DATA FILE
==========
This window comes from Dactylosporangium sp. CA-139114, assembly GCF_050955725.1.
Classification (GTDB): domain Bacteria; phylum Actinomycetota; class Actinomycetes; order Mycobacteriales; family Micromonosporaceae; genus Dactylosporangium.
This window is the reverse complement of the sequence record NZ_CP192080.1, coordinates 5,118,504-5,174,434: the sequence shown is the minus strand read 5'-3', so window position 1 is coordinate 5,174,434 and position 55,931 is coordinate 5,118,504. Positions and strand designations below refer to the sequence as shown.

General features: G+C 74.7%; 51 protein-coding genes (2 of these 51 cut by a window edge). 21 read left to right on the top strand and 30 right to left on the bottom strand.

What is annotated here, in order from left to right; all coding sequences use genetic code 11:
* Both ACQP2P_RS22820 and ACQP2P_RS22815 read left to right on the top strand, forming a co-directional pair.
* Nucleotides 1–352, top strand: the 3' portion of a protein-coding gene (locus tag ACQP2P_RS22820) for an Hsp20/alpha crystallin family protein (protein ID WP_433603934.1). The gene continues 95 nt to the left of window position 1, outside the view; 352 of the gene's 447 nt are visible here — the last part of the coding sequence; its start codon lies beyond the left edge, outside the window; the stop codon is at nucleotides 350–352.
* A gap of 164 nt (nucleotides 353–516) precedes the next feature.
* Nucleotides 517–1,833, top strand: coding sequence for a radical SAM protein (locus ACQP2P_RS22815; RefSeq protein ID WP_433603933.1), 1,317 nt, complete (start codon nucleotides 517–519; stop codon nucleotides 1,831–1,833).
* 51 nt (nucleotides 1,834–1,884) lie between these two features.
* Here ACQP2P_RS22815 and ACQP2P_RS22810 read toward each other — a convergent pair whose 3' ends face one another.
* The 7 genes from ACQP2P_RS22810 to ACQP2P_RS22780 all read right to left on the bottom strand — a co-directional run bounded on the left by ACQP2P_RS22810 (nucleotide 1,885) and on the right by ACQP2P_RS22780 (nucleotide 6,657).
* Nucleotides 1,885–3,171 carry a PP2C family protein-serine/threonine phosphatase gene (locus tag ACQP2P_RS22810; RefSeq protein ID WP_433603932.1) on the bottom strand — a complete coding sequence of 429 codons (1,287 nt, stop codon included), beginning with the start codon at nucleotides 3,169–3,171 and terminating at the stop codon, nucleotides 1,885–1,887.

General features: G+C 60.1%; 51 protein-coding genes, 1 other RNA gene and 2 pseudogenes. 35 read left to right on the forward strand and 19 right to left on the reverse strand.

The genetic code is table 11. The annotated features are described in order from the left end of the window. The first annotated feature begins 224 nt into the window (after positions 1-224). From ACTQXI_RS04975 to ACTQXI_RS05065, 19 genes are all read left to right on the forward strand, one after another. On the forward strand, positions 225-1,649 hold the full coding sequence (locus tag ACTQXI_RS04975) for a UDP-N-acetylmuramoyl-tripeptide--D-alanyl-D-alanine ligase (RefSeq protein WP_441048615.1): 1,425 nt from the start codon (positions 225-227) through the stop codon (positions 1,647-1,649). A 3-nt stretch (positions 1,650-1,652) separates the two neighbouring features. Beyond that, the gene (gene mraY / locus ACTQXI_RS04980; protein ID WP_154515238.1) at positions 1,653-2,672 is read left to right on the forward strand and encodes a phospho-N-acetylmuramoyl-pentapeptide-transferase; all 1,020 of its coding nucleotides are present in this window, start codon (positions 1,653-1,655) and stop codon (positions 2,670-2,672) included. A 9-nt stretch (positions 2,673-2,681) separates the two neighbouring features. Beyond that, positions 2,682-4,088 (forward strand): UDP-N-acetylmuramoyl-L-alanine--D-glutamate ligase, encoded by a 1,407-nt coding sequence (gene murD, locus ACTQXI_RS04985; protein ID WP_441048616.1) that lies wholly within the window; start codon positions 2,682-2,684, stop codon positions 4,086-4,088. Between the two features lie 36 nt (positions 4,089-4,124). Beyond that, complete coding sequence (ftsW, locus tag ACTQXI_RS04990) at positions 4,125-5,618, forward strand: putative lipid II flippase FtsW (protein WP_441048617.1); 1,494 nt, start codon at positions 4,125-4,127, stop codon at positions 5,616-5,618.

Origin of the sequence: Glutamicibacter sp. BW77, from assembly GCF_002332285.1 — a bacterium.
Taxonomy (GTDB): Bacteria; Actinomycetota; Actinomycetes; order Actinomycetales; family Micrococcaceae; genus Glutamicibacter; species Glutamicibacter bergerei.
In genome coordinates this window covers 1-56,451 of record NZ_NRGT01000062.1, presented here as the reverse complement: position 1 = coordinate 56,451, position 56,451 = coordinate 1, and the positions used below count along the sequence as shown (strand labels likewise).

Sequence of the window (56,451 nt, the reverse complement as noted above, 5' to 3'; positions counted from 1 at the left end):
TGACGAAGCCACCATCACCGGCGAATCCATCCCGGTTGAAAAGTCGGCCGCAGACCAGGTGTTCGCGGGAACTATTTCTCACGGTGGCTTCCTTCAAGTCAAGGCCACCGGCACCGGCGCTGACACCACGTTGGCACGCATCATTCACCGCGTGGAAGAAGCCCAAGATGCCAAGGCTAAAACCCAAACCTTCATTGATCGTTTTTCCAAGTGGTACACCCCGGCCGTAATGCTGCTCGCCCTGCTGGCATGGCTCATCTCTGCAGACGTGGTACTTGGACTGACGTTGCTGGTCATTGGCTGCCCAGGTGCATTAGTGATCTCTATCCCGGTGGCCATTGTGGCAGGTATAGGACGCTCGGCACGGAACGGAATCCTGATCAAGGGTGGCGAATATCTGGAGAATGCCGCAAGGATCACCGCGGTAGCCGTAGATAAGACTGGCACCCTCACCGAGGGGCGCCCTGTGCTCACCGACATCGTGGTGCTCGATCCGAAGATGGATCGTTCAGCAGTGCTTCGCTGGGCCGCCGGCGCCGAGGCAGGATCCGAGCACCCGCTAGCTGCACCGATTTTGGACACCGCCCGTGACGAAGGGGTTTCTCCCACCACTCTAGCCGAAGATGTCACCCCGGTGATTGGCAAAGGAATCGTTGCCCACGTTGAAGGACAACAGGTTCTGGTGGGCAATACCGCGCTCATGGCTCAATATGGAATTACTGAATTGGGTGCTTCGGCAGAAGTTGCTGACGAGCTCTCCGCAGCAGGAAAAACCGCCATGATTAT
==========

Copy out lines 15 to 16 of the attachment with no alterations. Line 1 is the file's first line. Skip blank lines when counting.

The genetic code is table 11. The annotated features are described in order from the left end of the window. The first annotated feature begins 224 nt into the window (after positions 1-224). From ACTQXI_RS04975 to ACTQXI_RS05065, 19 genes are all read left to right on the forward strand, one after another. On the forward strand, positions 225-1,649 hold the full coding sequence (locus tag ACTQXI_RS04975) for a UDP-N-acetylmuramoyl-tripeptide--D-alanyl-D-alanine ligase (RefSeq protein WP_441048615.1): 1,425 nt from the start codon (positions 225-227) through the stop codon (positions 1,647-1,649). A 3-nt stretch (positions 1,650-1,652) separates the two neighbouring features. Beyond that, the gene (gene mraY / locus ACTQXI_RS04980; protein ID WP_154515238.1) at positions 1,653-2,672 is read left to right on the forward strand and encodes a phospho-N-acetylmuramoyl-pentapeptide-transferase; all 1,020 of its coding nucleotides are present in this window, start codon (positions 1,653-1,655) and stop codon (positions 2,670-2,672) included. A 9-nt stretch (positions 2,673-2,681) separates the two neighbouring features. Beyond that, positions 2,682-4,088 (forward strand): UDP-N-acetylmuramoyl-L-alanine--D-glutamate ligase, encoded by a 1,407-nt coding sequence (gene murD, locus ACTQXI_RS04985; protein ID WP_441048616.1) that lies wholly within the window; start codon positions 2,682-2,684, stop codon positions 4,086-4,088. Between the two features lie 36 nt (positions 4,089-4,124). Beyond that, complete coding sequence (ftsW, locus tag ACTQXI_RS04990) at positions 4,125-5,618, forward strand: putative lipid II flippase FtsW (protein WP_441048617.1); 1,494 nt, start codon at positions 4,125-4,127, stop codon at positions 5,616-5,618.

Origin of the sequence: Glutamicibacter sp. BW77, from assembly GCF_002332285.1 — a bacterium.